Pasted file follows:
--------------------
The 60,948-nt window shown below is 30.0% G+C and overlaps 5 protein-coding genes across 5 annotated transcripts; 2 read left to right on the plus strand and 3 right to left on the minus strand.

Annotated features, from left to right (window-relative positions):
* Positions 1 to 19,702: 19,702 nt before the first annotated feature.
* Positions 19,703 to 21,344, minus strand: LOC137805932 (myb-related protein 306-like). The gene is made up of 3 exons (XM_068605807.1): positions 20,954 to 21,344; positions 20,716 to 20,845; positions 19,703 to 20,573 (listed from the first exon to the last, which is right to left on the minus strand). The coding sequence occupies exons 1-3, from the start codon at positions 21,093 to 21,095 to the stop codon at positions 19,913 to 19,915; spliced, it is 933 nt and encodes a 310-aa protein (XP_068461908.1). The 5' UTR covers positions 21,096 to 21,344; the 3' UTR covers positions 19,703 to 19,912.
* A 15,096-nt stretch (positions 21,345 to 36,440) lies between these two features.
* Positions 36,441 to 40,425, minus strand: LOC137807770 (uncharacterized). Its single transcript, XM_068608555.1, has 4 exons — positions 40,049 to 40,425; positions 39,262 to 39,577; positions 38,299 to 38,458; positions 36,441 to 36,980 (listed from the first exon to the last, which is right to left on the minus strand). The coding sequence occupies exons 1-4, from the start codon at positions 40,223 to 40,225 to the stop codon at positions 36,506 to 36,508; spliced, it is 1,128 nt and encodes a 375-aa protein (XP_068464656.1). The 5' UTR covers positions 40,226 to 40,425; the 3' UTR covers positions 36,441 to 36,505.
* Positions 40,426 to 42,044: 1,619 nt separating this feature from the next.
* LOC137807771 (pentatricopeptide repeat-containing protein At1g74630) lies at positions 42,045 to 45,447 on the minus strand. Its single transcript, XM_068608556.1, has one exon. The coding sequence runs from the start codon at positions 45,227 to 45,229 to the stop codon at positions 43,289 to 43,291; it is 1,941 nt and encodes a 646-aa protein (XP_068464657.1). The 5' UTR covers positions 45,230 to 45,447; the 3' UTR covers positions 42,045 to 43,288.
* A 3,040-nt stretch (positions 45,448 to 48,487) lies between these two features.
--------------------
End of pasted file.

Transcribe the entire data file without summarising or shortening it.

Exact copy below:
The 60,948-nt window shown below is 30.0% G+C and overlaps 5 protein-coding genes across 5 annotated transcripts; 2 read left to right on the plus strand and 3 right to left on the minus strand.

Annotated features, from left to right (window-relative positions):
* Positions 1 to 19,702: 19,702 nt before the first annotated feature.
* Positions 19,703 to 21,344, minus strand: LOC137805932 (myb-related protein 306-like). The gene is made up of 3 exons (XM_068605807.1): positions 20,954 to 21,344; positions 20,716 to 20,845; positions 19,703 to 20,573 (listed from the first exon to the last, which is right to left on the minus strand). The coding sequence occupies exons 1-3, from the start codon at positions 21,093 to 21,095 to the stop codon at positions 19,913 to 19,915; spliced, it is 933 nt and encodes a 310-aa protein (XP_068461908.1). The 5' UTR covers positions 21,096 to 21,344; the 3' UTR covers positions 19,703 to 19,912.
* A 15,096-nt stretch (positions 21,345 to 36,440) lies between these two features.
* Positions 36,441 to 40,425, minus strand: LOC137807770 (uncharacterized). Its single transcript, XM_068608555.1, has 4 exons — positions 40,049 to 40,425; positions 39,262 to 39,577; positions 38,299 to 38,458; positions 36,441 to 36,980 (listed from the first exon to the last, which is right to left on the minus strand). The coding sequence occupies exons 1-4, from the start codon at positions 40,223 to 40,225 to the stop codon at positions 36,506 to 36,508; spliced, it is 1,128 nt and encodes a 375-aa protein (XP_068464656.1). The 5' UTR covers positions 40,226 to 40,425; the 3' UTR covers positions 36,441 to 36,505.
* Positions 40,426 to 42,044: 1,619 nt separating this feature from the next.
* LOC137807771 (pentatricopeptide repeat-containing protein At1g74630) lies at positions 42,045 to 45,447 on the minus strand. Its single transcript, XM_068608556.1, has one exon. The coding sequence runs from the start codon at positions 45,227 to 45,229 to the stop codon at positions 43,289 to 43,291; it is 1,941 nt and encodes a 646-aa protein (XP_068464657.1). The 5' UTR covers positions 45,230 to 45,447; the 3' UTR covers positions 42,045 to 43,288.
* A 3,040-nt stretch (positions 45,448 to 48,487) lies between these two features.